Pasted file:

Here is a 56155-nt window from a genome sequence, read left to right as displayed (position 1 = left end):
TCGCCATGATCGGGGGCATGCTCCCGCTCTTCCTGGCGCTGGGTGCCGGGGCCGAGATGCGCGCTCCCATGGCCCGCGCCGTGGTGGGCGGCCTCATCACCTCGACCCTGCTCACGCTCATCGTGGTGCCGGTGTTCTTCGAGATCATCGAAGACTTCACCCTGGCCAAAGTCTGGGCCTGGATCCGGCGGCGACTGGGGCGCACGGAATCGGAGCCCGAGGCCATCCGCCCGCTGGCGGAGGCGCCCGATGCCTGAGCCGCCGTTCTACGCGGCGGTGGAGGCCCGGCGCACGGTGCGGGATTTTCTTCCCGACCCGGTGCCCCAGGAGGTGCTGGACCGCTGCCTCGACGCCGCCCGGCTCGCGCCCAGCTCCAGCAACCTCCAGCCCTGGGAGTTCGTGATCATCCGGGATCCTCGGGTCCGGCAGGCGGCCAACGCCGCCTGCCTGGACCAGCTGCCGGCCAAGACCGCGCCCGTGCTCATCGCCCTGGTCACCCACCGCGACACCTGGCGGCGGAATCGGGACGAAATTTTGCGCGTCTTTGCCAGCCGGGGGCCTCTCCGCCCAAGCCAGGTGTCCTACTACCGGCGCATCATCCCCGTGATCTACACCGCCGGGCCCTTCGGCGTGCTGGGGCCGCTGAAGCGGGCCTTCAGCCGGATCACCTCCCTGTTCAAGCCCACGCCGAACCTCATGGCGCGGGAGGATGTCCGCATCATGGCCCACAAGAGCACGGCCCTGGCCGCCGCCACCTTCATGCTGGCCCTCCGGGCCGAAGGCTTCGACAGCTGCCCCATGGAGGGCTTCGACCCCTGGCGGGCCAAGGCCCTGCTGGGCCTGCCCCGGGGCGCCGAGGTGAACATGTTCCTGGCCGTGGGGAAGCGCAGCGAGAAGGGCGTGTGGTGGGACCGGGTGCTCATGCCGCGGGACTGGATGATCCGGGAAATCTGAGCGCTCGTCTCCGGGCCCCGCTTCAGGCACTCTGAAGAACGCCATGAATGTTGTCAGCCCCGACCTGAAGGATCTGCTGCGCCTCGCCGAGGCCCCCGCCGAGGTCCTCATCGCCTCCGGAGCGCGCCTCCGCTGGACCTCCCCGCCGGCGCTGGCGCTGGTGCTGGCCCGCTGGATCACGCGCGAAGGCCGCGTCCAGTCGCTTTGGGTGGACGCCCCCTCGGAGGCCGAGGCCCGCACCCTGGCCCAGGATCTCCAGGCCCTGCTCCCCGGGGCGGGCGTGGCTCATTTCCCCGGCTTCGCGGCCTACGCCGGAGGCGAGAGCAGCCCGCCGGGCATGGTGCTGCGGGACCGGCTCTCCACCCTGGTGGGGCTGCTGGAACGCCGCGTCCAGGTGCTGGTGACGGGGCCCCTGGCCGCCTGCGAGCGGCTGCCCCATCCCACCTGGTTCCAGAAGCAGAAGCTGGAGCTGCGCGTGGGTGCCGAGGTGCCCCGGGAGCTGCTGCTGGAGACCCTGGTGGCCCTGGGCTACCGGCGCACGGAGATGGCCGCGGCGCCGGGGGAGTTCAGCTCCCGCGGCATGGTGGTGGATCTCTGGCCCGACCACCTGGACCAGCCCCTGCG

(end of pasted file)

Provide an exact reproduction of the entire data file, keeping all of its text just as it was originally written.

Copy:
Here is a 56155-nt window from a genome sequence, read left to right as displayed (position 1 = left end):
TCGCCATGATCGGGGGCATGCTCCCGCTCTTCCTGGCGCTGGGTGCCGGGGCCGAGATGCGCGCTCCCATGGCCCGCGCCGTGGTGGGCGGCCTCATCACCTCGACCCTGCTCACGCTCATCGTGGTGCCGGTGTTCTTCGAGATCATCGAAGACTTCACCCTGGCCAAAGTCTGGGCCTGGATCCGGCGGCGACTGGGGCGCACGGAATCGGAGCCCGAGGCCATCCGCCCGCTGGCGGAGGCGCCCGATGCCTGAGCCGCCGTTCTACGCGGCGGTGGAGGCCCGGCGCACGGTGCGGGATTTTCTTCCCGACCCGGTGCCCCAGGAGGTGCTGGACCGCTGCCTCGACGCCGCCCGGCTCGCGCCCAGCTCCAGCAACCTCCAGCCCTGGGAGTTCGTGATCATCCGGGATCCTCGGGTCCGGCAGGCGGCCAACGCCGCCTGCCTGGACCAGCTGCCGGCCAAGACCGCGCCCGTGCTCATCGCCCTGGTCACCCACCGCGACACCTGGCGGCGGAATCGGGACGAAATTTTGCGCGTCTTTGCCAGCCGGGGGCCTCTCCGCCCAAGCCAGGTGTCCTACTACCGGCGCATCATCCCCGTGATCTACACCGCCGGGCCCTTCGGCGTGCTGGGGCCGCTGAAGCGGGCCTTCAGCCGGATCACCTCCCTGTTCAAGCCCACGCCGAACCTCATGGCGCGGGAGGATGTCCGCATCATGGCCCACAAGAGCACGGCCCTGGCCGCCGCCACCTTCATGCTGGCCCTCCGGGCCGAAGGCTTCGACAGCTGCCCCATGGAGGGCTTCGACCCCTGGCGGGCCAAGGCCCTGCTGGGCCTGCCCCGGGGCGCCGAGGTGAACATGTTCCTGGCCGTGGGGAAGCGCAGCGAGAAGGGCGTGTGGTGGGACCGGGTGCTCATGCCGCGGGACTGGATGATCCGGGAAATCTGAGCGCTCGTCTCCGGGCCCCGCTTCAGGCACTCTGAAGAACGCCATGAATGTTGTCAGCCCCGACCTGAAGGATCTGCTGCGCCTCGCCGAGGCCCCCGCCGAGGTCCTCATCGCCTCCGGAGCGCGCCTCCGCTGGACCTCCCCGCCGGCGCTGGCGCTGGTGCTGGCCCGCTGGATCACGCGCGAAGGCCGCGTCCAGTCGCTTTGGGTGGACGCCCCCTCGGAGGCCGAGGCCCGCACCCTGGCCCAGGATCTCCAGGCCCTGCTCCCCGGGGCGGGCGTGGCTCATTTCCCCGGCTTCGCGGCCTACGCCGGAGGCGAGAGCAGCCCGCCGGGCATGGTGCTGCGGGACCGGCTCTCCACCCTGGTGGGGCTGCTGGAACGCCGCGTCCAGGTGCTGGTGACGGGGCCCCTGGCCGCCTGCGAGCGGCTGCCCCATCCCACCTGGTTCCAGAAGCAGAAGCTGGAGCTGCGCGTGGGTGCCGAGGTGCCCCGGGAGCTGCTGCTGGAGACCCTGGTGGCCCTGGGCTACCGGCGCACGGAGATGGCCGCGGCGCCGGGGGAGTTCAGCTCCCGCGGCATGGTGGTGGATCTCTGGCCCGACCACCTGGACCAGCCCCTGCG